By Tommy H. Thomason

Tuesday, April 28, 2009

The Way It Was

The bridle is already positioned on the catapult shuttle and two green shirts are waiting for the F2H to taxi forward into position for hookup. The catapult hooks are located on each side of the fuselage just aft of the engine inlets at the juncture of the fuselage and engine nacelle. The two green shirts lying on the deck have the holdback pendant. The Banshee taxis over them to be in position for the hookup on the aft fuselage. After the green shirts connect the bridle and holdback to the aircraft, they will stay there until the shuttle is tensioned to insure that the whole lash up stays in position, as shown here on an A3J-1.

Monday, April 27, 2009

Making Life Easier for the Green Shirts

Up until the early 1960s, catapult launches were accomplished by connecting the aircraft to the catapult shuttle with a heavy cable, called a pendant or a bridle depending on the hookup configuration. A separate hookup held the aircraft from moving even under full power until the catapult fired and a weak link in the holdback failed with the increase in pull.

This was hard, dangerous work. The cables were heavy and the hookup point on the aircraft generally uncomfortably close to the jet engine inlets or the propellers. The holdback connection was under the aft fuselage, just forward of the jet engine exhaust, a dark, dirty, noisy place, usually requiring a very low squat to access the fuselage hookup point.

The replacement was the addition of both the catapult and holdback hookups onto the nose landing gear. Grumman developed the concept and introduced it with A-6 Intruder and the E-2 Hawkeye. The launch bar was located on the front of the nose gear strut and could be raised and lowered by the pilot; the holdback connection was on the aft side of the nose gear strut.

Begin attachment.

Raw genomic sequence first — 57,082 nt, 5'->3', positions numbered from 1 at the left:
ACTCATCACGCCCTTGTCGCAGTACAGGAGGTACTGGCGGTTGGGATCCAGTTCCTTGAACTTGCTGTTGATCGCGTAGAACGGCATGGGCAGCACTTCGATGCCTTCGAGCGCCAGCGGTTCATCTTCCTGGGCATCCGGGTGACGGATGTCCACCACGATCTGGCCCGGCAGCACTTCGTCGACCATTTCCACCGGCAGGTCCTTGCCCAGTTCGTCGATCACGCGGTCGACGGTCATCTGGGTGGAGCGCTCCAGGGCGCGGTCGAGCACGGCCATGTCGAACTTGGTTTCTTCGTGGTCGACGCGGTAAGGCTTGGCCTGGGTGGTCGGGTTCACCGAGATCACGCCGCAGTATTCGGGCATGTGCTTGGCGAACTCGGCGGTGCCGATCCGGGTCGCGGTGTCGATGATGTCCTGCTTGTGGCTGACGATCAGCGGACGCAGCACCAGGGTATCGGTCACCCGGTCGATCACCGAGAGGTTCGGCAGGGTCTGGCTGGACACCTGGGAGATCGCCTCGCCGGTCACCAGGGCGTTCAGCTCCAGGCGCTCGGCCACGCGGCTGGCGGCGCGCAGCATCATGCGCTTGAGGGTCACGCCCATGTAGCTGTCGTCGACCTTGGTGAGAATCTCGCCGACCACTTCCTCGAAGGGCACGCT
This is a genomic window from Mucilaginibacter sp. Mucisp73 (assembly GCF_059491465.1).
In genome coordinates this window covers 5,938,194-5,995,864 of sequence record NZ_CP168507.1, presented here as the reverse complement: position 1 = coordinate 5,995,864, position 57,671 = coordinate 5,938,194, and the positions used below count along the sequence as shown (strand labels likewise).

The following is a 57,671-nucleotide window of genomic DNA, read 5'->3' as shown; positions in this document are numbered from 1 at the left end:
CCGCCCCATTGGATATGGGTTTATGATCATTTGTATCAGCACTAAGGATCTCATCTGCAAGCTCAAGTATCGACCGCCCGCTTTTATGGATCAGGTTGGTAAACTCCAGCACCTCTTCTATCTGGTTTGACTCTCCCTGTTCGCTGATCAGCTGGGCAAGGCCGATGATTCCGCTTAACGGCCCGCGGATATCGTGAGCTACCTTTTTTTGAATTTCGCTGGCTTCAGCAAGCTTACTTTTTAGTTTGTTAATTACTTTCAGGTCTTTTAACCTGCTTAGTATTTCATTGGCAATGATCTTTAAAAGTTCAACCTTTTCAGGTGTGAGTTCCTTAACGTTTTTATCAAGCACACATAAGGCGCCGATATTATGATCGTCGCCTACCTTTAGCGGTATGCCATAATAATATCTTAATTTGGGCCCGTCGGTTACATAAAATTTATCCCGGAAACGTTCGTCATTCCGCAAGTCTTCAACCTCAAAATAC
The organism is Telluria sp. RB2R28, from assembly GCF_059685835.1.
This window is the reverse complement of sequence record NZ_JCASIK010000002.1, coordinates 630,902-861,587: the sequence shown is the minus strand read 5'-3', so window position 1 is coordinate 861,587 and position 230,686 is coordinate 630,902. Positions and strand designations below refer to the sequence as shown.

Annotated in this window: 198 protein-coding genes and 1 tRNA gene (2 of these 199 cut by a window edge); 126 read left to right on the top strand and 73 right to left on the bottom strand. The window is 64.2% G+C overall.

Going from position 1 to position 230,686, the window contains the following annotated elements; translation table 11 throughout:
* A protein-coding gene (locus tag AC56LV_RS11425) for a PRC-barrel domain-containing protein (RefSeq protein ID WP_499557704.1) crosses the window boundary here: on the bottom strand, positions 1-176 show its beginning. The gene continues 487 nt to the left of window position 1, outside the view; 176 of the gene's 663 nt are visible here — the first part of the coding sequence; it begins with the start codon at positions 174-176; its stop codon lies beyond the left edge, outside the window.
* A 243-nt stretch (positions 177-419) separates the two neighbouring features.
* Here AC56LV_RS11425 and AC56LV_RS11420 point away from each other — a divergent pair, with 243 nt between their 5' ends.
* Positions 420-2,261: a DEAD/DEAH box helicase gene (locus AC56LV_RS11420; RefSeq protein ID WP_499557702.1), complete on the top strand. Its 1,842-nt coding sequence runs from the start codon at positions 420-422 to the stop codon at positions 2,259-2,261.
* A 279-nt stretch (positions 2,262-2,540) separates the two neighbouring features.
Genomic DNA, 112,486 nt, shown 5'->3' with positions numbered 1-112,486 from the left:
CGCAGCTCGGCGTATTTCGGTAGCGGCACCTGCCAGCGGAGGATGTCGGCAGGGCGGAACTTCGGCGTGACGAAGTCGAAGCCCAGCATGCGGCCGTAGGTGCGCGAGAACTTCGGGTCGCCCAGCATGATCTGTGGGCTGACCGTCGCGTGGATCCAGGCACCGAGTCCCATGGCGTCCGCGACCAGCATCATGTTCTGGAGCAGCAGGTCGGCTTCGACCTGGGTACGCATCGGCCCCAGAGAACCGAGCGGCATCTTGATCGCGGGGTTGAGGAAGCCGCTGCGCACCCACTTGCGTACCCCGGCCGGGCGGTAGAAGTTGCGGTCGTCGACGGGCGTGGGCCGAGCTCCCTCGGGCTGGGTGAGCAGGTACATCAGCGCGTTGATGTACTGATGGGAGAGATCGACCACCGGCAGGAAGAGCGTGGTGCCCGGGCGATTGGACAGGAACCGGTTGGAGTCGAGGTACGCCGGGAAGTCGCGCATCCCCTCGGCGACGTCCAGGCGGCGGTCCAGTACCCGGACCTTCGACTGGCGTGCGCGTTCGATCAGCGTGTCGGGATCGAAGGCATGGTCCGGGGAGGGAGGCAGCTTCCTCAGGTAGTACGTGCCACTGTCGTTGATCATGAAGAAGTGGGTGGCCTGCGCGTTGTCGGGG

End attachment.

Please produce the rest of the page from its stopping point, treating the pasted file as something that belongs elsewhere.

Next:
The pilot simply taxied forward onto the catapult hook up point and lowered the launch bar. The green shirts then attached the holdback bar (color coded for each aircraft type) to the aircraft and the deck and signaled for the shuttle to be moved aft until the front end of the launch bar was positioned in the cavity at the front of the shuttle. The shuttle was then moved forward to fully engage the launch bar and establish tension. Once the pilot was ready; full takeoff thrust applied; and final checking accomplished, the catapult was fired; the holdback connection released (leaving the holdback bar on the deck); and the aircraft was on its way.

The two different launch hookups coexisted for a time, since retrofit of the concept would have required extensive structural modification to the aircraft. Eventually, however, the last of the pendant/bridle-launched aircraft was retired.

Monday, April 20, 2009

If You Can Read This...

Ramp strikes occur when a pilot gets too low on an approach to the carrier and hits the round-down at the aft end of the deck. Many end very badly unless it is just a hook slap. Rare now, they occurred more frequently before the advent of the angled deck as pilots were concerned about landing long on an axial deck and crashing into the barriers that protected the people and airplanes forward. The landing signal officer will call "power" if the approaching airplane begins to sink below the proper glide path.

Several years ago, I spent a day and a night as a guest aboard the carrier Eisenhower off Norfolk while it was being used for carrier qualifications by F-18 Hornet pilots. Day landings were straight forward, with few bolters, fewer waveoffs, and an occasional desultory call by the Landing Signal Officer for "power". Night landings were entirely different. Frequent waveoffs and bolters, and often the call for "Power, Power!, POWER!!" After one of these, the LSO went so far as to call the pilot on his downwind and say, "When I say Power, you add Power. Don't second-guess me. Do it again and I'm sending you to the beach."